Red Creole Crawfish GumboDespite the rumors and folklores that surround Gumbos origins, in the year of  1885, there were various writers who recognized Gumbo as being the culinary masterpiece of the African-American community.  Although the French were noted as being responsible for contributing the idea of the roux and the Choctaw were credited for the addition filé powder becoming an addition to Gumbo, the modern version is overwhelmingly from the West African influences in character. The famous debate about Gumbos precise origins has raged the Louisiana Creole and Cajun communities for years and will most likely continue till the end of time.

Creole Crawfish Gumbo

  • 3 cups of  fresh okra
  • 2 tablespoons peanut oil +3 more
  • 1 and 1/2 pounds of Andouille sausage sliced into rounds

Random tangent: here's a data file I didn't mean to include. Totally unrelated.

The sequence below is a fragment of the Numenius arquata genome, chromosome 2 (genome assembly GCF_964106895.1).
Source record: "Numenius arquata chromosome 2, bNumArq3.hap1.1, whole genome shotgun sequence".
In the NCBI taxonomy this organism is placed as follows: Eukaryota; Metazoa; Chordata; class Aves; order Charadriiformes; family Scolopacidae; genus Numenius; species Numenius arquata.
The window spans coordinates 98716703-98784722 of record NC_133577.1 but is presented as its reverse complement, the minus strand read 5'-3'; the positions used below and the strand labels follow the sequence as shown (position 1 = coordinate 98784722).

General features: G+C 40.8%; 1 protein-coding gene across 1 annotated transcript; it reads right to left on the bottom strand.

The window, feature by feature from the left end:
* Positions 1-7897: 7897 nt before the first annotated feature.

• 4 cups peeled, seeded, and diced fresh tomatoes
  • 1 medium finely chopped onion
  • 1/2 cup finely chopped green bell pepper
  • 1/2 cup finely chopped celery
  • 3 tablespoons of all-purpose flour
  • 5 cloves of garlic
  • 2 bay leaves
  • 3 tablespoons of fresh parsley chopped
  • 1 tablespoon of Creole Seasoning or to own taste
  • 1/2 teaspoon dried thyme
  • 1/4 of a teaspoon oregano
  • a pinch of cayenne pepper
  • kosher salt to taste
  • freshly ground pepper to taste
  • a  good splash of hot sauce
  • 32-ounces of vegetable stock
  • 2 pounds fresh whole crawfish or 1 pound crawfish tails peeled
  • Finely chopped fresh parsley, for garnish
  • green onion tops, for garnish
  • Cooked long grain white Rice to serve

Directions 

  • Wash the fresh okra in cold tap water; then trim the stems and tips from the okra,  cut into rounds.
  • Heat the peanut oil in a large Gumbo pot over medium-high heat.
  • Add the andouille sausage and cook, stirring often, to render out the fat, about 6-7 minutes.
  • Add the fresh okra to the Gumbo  pot and cook, stirring constantly, for 8 to 10 minutes
  • Add the diced tomatoes, onions, green bell peppers, celery, and garlic and cook, stirring often, for 8 minutes, or until the okra and other vegetables are tender. Remove from Gumbo pot and set to the side in a clean bowl till needed.